# Turing's method

In mathematics, Turing's method is used to verify that for any given Gram point gm there lie m + 1 zeros of ζ(s), in the region 0 < Im(s) < Im(gm), where ζ(s) is the Riemann zeta function.[1] It was discovered by Alan Turing and published in 1953,[2] although that proof contained errors and a correction was published in 1970 by R. Sherman Lehman.[3]

For every integer i with i < n we find a list of Gram points ${\displaystyle \{g_{i}\mid 0\leqslant i\leqslant m\}}$ and a complementary list ${\displaystyle \{h_{i}\mid 0\leqslant i\leqslant m\}}$, where gi is the smallest number such that

${\displaystyle (-1)^{i}Z(g_{i}+h_{i})>0,}$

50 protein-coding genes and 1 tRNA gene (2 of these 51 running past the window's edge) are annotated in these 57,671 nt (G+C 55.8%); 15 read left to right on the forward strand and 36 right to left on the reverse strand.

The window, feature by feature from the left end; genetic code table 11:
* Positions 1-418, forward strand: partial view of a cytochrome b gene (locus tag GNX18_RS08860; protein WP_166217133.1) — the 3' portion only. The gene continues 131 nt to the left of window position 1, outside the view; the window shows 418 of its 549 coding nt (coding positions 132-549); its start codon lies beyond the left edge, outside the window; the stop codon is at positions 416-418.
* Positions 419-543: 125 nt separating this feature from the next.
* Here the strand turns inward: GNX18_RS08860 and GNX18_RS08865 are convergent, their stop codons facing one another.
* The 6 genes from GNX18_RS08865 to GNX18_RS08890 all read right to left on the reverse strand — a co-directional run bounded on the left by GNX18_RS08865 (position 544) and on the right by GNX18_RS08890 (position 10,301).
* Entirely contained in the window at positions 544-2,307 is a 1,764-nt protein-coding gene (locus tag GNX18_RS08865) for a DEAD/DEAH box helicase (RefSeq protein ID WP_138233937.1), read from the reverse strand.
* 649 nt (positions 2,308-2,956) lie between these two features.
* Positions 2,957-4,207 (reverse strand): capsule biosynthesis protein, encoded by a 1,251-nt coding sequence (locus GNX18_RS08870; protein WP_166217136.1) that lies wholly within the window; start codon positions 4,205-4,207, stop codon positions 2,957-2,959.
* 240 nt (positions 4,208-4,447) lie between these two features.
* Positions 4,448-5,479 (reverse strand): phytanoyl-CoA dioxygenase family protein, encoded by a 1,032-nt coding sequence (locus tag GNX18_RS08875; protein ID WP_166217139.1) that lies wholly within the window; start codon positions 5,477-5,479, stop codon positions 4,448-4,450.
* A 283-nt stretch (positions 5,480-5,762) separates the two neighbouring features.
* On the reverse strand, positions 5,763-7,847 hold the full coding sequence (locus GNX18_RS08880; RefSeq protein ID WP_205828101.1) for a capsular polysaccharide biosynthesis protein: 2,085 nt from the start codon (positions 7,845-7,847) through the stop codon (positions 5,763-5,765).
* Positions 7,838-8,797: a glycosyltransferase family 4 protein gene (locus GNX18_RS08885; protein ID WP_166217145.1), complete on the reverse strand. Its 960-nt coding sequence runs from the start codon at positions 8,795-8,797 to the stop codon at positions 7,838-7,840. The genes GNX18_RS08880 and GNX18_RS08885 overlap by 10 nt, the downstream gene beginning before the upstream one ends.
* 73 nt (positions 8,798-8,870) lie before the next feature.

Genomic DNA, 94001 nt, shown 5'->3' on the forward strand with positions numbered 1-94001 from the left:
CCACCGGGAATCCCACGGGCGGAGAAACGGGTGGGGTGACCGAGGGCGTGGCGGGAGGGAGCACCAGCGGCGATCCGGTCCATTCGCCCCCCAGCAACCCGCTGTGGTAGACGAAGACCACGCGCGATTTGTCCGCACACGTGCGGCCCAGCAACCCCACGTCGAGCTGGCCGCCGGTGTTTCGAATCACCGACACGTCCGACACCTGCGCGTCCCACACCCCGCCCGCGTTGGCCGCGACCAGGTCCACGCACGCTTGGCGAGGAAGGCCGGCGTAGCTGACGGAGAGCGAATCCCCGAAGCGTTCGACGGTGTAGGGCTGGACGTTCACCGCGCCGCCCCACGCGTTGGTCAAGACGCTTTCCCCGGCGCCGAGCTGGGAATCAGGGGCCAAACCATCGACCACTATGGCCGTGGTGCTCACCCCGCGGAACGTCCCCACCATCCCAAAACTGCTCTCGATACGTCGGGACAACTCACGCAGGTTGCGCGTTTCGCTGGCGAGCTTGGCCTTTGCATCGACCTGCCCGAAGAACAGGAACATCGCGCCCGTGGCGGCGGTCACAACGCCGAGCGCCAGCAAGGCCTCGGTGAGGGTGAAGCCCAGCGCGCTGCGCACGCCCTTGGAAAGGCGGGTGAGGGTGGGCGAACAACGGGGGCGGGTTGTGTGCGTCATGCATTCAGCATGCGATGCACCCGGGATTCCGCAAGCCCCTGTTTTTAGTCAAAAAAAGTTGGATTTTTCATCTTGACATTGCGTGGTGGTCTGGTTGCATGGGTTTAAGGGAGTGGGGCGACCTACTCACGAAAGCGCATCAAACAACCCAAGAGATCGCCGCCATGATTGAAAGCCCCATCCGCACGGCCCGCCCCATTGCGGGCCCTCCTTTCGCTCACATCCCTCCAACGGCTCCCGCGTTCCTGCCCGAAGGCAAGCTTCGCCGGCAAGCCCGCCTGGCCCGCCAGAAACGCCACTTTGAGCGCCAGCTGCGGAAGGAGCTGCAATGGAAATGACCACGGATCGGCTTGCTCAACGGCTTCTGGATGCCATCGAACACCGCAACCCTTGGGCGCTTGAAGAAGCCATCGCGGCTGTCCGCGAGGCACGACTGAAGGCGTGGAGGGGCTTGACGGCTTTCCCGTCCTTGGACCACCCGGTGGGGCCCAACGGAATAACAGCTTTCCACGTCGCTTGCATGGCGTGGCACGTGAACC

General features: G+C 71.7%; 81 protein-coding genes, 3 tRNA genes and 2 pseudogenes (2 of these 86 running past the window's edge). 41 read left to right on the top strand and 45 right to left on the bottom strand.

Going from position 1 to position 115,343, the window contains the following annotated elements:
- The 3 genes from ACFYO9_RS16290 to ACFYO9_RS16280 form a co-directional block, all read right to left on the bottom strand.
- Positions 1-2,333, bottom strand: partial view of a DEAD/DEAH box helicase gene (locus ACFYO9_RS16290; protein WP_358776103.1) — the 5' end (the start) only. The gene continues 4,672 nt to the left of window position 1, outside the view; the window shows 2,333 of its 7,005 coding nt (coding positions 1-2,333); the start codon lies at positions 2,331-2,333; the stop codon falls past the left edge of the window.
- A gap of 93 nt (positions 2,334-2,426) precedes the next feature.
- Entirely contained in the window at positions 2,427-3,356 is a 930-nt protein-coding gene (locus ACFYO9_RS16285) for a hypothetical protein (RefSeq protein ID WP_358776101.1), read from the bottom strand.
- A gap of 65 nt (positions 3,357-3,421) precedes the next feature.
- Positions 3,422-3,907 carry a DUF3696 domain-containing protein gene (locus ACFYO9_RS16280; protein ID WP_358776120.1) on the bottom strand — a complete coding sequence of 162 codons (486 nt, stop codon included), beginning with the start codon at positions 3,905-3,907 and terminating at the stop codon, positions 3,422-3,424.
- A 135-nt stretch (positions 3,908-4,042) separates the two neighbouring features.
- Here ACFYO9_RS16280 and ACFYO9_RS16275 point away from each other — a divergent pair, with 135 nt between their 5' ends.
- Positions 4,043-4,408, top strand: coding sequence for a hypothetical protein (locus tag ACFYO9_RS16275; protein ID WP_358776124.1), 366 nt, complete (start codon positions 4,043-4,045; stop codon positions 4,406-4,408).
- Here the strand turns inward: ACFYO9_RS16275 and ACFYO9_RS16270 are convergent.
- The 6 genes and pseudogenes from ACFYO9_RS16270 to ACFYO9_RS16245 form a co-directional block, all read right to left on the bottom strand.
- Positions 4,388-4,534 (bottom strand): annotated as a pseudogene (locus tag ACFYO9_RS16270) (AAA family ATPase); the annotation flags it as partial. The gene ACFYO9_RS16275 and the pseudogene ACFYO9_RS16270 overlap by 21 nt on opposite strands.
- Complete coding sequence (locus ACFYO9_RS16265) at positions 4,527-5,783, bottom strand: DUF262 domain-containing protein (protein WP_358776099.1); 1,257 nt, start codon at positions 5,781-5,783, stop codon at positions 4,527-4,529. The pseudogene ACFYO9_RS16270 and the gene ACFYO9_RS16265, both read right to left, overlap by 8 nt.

where Z(t) is the Hardy Z function. Note that gi may be negative or zero. Assuming that ${\displaystyle h_{m}=0}$ and there exists some integer k such that ${\displaystyle h_{k}=0}$, then if

${\displaystyle 1+{\frac {1.91+0.114\log(g_{m+k}/2\pi )+\sum _{j=m+1}^{m+k-1}h_{j}}{g_{m+k}-g_{m}}}<2,}$

and

${\displaystyle -1-{\frac {1.91+0.114\log(g_{m}/2\pi )+\sum _{j=1}^{k-1}h_{m-j}}{g_{m}-g_{m-k}}}>-2,}$

Then the bound is achieved and we have that there are exactly m + 1 zeros of ζ(s), in the region 0 < Im(s) < Im(gm).

## References

1. ^ Edwards, H. M. (1974). Riemann's zeta function. Pure and Applied Mathematics. 58. New York-London: Academic Press. ISBN 0-12-232750-0. Zbl 0315.10035.
2. ^ Turing, A. M. (1953). "Some Calculations of the Riemann Zeta‐Function". Proceedings of the London Mathematical Society. s3-3 (1): 99–117. doi:10.1112/plms/s3-3.1.99.
3. ^ Lehman, R. S. (1970). "On the Distribution of Zeros of the Riemann Zeta‐Function". Proceedings of the London Mathematical Society. s3-20 (2): 303–320. doi:10.1112/plms/s3-20.2.303.